European High Yield is still an attractive yield play

European High Yield (HY) debt has performed quite well so far this year, with a total return of 4% for the asset class over the first six months of the year. Going forward, we  believe European HY still represents an attractive asset class as it is well supported by the macroeconomic environment and the credit fundamentals, while also the technical picture is benign. In addition, the yield of 4.1% compares favourably to other fixed income asset classes, particularly European government bonds or investment grade credits.

We expect that the Brexit vote in the UK will not affect the economic outlook significantly. While growth estimates for the European economy may be revised downward somewhat, from a fundamental point of view, we see little impact on the global economy from the Brexit outcome. Obviously, the depreciation of the pound sterling (GBP) is likely to affect companies with GBP earnings and non-GBP costs. Besides, corporate and consumer confidence in the UK will likely be impacted negatively. However, in contrast with the perception of many market participants that live and work in London, we believe that Brexit is not likely to derail the positive momentum in global credit markets, as we think the UK is simply not important enough. We do not expect a material increase in credit losses as a result of Brexit.

From a macroeconomic point of view, we see the recent job numbers in the US illustrating the resilience of the US economy. On the flip-side, we do acknowledge that continued strength in macroeconomic data comes at the risk of increasing rate hike expectations. At the same time we think that an increase in rates should be seen as a sign of underlying economic strength and not as a threat to the high yield market.

From a valuation point of view we are still comfortable with high yield, both in Europe and in the US. Valuations are not extreme and both historically and versus other asset classes, like government bonds and investment grade credits, high yield spreads still compare favourably. So without signs of any substantial credit deterioration, a decent macroeconomic backdrop, and relatively fair valuation levels, we remain constructive on high yield as an asset class.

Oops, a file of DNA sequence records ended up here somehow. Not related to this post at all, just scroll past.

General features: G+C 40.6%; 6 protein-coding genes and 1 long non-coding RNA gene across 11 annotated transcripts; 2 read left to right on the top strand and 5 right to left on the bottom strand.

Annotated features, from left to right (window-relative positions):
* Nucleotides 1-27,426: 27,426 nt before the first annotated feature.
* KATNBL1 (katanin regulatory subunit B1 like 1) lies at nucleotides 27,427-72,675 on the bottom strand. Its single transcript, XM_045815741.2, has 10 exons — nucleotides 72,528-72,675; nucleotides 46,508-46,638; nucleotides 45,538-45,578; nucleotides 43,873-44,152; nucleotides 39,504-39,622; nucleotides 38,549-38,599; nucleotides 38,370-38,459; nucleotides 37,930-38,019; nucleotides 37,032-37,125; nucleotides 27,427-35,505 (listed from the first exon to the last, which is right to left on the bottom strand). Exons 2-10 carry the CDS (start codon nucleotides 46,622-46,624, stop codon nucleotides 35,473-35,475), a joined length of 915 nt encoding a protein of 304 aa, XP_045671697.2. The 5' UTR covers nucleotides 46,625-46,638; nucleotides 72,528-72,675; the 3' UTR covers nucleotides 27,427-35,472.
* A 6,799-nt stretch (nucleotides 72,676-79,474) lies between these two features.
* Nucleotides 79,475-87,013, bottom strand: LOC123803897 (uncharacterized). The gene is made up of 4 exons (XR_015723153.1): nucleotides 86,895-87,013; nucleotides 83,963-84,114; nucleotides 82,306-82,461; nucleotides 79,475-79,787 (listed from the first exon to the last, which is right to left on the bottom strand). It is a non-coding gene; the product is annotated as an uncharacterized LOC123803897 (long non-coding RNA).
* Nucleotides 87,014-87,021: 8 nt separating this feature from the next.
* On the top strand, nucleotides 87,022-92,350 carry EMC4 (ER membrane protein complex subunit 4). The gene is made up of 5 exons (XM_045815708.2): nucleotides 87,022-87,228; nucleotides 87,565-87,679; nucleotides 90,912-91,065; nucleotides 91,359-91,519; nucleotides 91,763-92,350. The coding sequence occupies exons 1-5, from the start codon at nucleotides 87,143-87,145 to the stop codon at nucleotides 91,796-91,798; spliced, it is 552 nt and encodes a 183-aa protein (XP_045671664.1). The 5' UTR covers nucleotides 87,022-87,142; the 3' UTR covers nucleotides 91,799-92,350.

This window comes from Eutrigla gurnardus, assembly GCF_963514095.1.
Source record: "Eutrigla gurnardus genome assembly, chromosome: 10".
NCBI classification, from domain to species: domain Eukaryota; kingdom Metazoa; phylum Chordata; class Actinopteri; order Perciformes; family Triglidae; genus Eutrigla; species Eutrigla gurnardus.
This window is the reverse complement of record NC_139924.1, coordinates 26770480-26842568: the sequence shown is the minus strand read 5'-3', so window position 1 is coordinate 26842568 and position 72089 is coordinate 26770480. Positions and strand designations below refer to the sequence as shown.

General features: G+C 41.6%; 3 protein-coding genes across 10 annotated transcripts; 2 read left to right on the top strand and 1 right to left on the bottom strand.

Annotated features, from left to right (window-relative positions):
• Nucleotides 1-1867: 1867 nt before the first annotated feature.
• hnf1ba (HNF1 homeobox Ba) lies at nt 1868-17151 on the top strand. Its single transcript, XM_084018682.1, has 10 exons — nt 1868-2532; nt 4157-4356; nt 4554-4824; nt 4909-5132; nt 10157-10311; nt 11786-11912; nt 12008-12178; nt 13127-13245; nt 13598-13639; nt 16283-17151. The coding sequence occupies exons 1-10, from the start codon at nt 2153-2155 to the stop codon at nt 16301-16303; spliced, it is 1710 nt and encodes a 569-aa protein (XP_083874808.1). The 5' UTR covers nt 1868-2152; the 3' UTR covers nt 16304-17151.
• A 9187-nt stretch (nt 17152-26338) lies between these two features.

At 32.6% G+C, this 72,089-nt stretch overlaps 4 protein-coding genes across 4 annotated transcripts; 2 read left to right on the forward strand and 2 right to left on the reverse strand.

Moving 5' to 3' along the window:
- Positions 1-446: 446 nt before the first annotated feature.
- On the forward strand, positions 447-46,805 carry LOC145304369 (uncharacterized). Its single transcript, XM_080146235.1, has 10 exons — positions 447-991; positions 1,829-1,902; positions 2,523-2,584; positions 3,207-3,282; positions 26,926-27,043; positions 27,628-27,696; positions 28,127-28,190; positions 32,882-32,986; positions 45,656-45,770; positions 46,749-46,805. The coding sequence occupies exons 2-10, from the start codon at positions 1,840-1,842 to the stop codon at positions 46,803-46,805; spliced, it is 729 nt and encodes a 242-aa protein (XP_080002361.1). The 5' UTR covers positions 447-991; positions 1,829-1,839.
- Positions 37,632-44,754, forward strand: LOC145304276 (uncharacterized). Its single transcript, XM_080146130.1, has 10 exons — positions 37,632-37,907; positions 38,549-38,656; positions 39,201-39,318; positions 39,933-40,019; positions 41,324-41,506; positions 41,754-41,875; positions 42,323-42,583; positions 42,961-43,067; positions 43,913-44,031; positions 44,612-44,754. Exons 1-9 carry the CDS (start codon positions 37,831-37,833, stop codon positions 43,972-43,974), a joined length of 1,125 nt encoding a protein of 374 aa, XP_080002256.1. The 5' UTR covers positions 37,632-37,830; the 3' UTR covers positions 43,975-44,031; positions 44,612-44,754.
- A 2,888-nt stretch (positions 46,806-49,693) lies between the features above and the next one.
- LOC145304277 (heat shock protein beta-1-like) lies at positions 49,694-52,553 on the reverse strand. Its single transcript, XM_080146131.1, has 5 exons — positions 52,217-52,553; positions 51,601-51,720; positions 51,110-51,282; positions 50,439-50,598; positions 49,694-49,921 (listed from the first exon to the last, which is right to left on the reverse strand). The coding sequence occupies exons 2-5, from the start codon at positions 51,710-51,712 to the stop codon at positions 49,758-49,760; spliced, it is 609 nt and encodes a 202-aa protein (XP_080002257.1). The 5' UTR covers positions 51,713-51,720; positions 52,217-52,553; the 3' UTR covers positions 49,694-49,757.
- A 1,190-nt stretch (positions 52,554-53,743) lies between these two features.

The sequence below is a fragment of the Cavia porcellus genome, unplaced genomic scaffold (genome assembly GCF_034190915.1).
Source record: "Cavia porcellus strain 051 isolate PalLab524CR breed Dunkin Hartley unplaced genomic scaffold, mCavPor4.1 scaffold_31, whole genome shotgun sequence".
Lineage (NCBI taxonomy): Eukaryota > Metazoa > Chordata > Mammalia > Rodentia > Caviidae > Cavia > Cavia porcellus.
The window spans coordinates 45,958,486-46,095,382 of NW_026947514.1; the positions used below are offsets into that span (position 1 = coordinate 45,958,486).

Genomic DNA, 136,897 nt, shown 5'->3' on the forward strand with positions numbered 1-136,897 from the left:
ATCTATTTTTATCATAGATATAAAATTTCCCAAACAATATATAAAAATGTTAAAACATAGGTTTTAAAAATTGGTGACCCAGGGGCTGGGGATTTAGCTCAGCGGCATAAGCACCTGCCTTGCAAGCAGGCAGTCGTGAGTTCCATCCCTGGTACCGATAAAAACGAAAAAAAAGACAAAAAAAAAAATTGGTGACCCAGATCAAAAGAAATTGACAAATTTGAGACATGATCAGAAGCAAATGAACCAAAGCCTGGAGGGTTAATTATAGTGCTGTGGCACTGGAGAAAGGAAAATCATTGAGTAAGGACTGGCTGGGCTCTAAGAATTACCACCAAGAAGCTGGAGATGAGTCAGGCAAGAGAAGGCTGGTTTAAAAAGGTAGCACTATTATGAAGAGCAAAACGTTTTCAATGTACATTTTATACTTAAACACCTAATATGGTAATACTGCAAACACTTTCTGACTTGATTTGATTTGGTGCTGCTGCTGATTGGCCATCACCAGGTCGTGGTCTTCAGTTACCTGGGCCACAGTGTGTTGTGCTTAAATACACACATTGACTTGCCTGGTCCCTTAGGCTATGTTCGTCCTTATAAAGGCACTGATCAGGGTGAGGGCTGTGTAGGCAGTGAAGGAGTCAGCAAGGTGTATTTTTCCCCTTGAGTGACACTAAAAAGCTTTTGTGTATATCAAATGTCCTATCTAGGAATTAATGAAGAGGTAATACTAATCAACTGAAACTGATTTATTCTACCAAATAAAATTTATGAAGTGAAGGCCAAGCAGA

The ‘search for yield’ is clearly a dominant theme in fixed income markets. An additional supportive factor in the short term is the technical picture. Both in Europe and the US, the search for yield continues. With limited new issuance expected (due to blackout periods and summer holidays), high cash levels amongst investors, conservative market positioning (as reflected in the YTD underperformance of most active managers), zero inventory at investment banks and the offer-less market of the last days, we believe that the near-term technical picture is likely to be positive for HY credit.

In Europe, in addition, the ECB’s quantitative easing program is a supportive factor, both in terms of size and in terms of bonds eligible for the program. The inclusion of corporate debt has led to a very supportive market environment and to a further tightening of yield levels. The lack of yield on government debt, as well as the low yields on investment grade corporate debt, is forcing investors to go for lower credit quality to realize higher total return levels.

Wrapping it all up,  we believe European HY will continue to be able to provide attractive returns. We believe that barring any unexpected external events, investors can expect the asset class to return approximately 4.5% over the next twelve months. In our view, this total return represents an attractive investment opportunity.

Sjors Haverkamp, head of European High Yield at NN Investment Partners

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